Easy isn't Andy Murray's style, but this might be his best shot at French Open

The last British player to win the French Open was Fred Perry in 1935. If Andy Murray can emulate him as he did at Wimbledon in 2013, he would make some history of his own.

Tariq Engineer June 04, 2016 22:57:23 IST
Easy isn't Andy Murray's style, but this might be his best shot at French Open

Of all the top players in the world, Murray makes tennis look the hardest. He isn’t pretty to watch, like Roger Federer. He doesn’t stalk the court like Rafael Nadal. He doesn’t possess the all-around brilliance of Novak Djokovic. He toils on the court, often seeming to battle himself more than his opponent. He can produce some scintillating tennis one moment, then proceed to fall apart the next.

Watching Murray rarely gives you the impression that he is in control of a match. Even when he is playing his best tennis, he seems a mere handful of points away from an implosion.

He took the hard road to the 2016 French Open final too. He had to fight back from two sets to love down in his opening match against Radek Stepanek, a player ranked 148th in the world. This came just days after he had beaten World No. 1 Djokovic in the final of the Rome Masters. Murray then tried to get himself knocked out of the tournament again in the second round, falling behind two sets to one against Mathias Bourgue, whose ranking is 164.

Easy isnt Andy Murrays style but this might be his best shot at French Open

This might be Andy Murray's best chance to win French Open. AP

Once again he recovered just in time but you wondered if he had used up all his good juju in the tournament. If he was struggling against guys ranked in the hundreds, how would he cope with the higher ranked players he would face deeper in the tournament?

Turns out he would cope just fine. A brief blip in the third set aside, he dominated defending champion Stan Wawrinka in their semi-final, controlling the tempo of the match from the start and keeping Wawrinka from consistently unleashing his devastating backhand.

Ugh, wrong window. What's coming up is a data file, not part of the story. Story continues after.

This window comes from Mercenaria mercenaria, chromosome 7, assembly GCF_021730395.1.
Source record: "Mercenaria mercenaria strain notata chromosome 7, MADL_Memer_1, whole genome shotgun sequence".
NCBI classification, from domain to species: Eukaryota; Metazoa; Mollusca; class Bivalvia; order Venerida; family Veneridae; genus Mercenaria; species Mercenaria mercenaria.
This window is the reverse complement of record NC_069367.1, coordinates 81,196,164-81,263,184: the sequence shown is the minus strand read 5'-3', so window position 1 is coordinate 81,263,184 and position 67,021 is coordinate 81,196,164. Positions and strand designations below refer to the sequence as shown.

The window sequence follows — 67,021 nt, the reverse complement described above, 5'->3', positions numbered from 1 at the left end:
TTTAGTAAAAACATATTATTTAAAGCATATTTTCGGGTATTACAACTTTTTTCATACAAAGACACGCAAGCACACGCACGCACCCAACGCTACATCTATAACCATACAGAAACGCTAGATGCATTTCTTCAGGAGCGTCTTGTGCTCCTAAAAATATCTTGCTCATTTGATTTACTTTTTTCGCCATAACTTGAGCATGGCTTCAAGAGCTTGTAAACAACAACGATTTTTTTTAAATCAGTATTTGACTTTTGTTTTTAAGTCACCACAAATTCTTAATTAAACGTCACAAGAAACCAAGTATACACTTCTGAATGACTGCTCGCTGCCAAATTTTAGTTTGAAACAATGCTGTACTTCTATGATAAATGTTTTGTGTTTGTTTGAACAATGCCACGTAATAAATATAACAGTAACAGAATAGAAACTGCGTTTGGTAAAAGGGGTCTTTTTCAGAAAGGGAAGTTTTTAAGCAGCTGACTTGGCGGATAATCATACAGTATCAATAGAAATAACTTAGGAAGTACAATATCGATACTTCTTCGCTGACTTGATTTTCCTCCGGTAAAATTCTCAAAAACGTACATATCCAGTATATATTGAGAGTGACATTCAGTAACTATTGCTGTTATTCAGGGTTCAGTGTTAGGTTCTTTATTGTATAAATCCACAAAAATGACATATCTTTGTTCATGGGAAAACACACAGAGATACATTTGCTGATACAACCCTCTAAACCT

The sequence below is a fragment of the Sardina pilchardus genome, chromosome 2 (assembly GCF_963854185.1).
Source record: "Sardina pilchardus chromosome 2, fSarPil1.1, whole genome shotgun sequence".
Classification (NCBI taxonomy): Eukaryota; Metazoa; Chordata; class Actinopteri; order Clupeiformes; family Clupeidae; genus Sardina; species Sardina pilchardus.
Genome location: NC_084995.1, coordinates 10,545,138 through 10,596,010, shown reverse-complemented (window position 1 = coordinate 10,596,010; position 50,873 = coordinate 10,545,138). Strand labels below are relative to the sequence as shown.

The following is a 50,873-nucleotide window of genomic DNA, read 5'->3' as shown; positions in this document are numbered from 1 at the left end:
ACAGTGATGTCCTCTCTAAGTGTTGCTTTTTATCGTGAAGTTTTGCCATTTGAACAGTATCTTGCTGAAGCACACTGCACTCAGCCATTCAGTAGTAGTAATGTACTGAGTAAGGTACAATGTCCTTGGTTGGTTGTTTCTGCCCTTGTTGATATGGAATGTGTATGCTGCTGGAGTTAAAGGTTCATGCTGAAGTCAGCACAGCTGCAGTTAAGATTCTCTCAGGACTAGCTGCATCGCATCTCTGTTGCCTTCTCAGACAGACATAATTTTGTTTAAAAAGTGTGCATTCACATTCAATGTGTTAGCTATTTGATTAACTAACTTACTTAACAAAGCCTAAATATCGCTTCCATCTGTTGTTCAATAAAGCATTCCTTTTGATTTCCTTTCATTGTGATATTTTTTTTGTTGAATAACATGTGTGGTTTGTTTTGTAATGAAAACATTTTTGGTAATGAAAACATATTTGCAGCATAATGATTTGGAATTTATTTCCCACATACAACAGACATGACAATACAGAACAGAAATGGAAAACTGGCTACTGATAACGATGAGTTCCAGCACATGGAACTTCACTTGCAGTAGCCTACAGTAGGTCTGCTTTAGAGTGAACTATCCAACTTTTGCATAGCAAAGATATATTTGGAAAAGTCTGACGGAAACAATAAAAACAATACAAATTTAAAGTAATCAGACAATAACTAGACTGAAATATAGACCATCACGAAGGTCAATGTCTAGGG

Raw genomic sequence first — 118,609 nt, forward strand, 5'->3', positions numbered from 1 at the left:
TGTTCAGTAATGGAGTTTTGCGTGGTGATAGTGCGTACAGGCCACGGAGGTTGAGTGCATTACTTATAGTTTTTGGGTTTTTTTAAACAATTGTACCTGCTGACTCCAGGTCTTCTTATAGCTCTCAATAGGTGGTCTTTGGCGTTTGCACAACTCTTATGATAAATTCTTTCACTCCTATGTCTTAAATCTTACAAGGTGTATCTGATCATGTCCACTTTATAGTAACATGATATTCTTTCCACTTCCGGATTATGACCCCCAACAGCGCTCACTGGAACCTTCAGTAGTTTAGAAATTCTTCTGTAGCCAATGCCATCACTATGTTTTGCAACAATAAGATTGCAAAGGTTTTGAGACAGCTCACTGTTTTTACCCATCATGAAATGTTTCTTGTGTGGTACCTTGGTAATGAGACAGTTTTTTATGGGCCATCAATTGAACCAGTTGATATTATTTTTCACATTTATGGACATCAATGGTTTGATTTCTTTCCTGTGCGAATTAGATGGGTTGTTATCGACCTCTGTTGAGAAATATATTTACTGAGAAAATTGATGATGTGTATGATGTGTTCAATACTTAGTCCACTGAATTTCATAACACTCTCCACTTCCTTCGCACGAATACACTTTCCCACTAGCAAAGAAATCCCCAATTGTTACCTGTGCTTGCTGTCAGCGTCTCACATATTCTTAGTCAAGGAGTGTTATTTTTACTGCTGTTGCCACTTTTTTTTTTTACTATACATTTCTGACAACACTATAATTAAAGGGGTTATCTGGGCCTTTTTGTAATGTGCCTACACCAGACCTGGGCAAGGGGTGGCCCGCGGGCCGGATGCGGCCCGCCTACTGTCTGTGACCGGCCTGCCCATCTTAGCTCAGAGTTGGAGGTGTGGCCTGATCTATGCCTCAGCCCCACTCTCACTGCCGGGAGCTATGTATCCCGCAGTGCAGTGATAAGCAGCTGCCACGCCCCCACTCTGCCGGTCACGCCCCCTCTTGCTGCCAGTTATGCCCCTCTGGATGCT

By reaching the final at Roland Garros, Murray completed a Grand Slam quartet of his own. He has now reached the championship match in all four major tournaments, something greats such Pete Sampras, Boris Becker, Jimmy Connors and John McEnroe failed to accomplish. Bjorn Borg never made the final of the Australian Open, but he played the tournament just once, reaching the third round. The problem for Murray is that he has won just two of his nine previous Grand Slam finals, losing three to Federer and four to Djokovic (Murray and Wawrinka, his vanquished semi-final opponent, have actually won the same number of tennis majors: two).

The last British player to win the French Open was Fred Perry in 1935. If Murray can emulate him as he did at Wimbledon in 2013, he would make some history of his own. Victory would leave him three quarters of the way to the career Grand Slam as well, with only the Australian Open remaining, where Murray has made the finals five times but lost each time (once to Federer and four times to Djokovic).

Prior to the semi-finals, John McEnroe said he thought this was Murray’s best chance to win the French Open. “"I don't know if he's going to be able to keep this up, so to me he has got his best shot ever.

Of course, to do all that, Murray only has to beat Djokovic, the best player in the world and possibly ever. Djokovic, of course, is looking to complete the career Grand Slam and keep alive his chances of pulling off the calendar Grand Slam and getting close to Roger Federer’s record of 17 Grand Slam titles too. Those are big stakes. The biggest really, so perhaps Djokovic might show a few nerves come Sunday. Murray might need him to if he is to win.

Djokovic dominates their head-to-heard record 23-11. He holds a 4-1 edge on clay too, having beaten Murray in the 2014 and 2015 semi-finals in Paris. But Murray has been in the form of his life on the red stuff this season, winning 18 of 20 matches and beating Djokovic for the first time on clay in Rome.

Again, easy isn’t the Murray way. There is one similarity between the two men’s finalists though. Whoever wins will set a new record for the most number of French Opens played before winning the tournament. The loser will be left hoping he can break that record again in the future.

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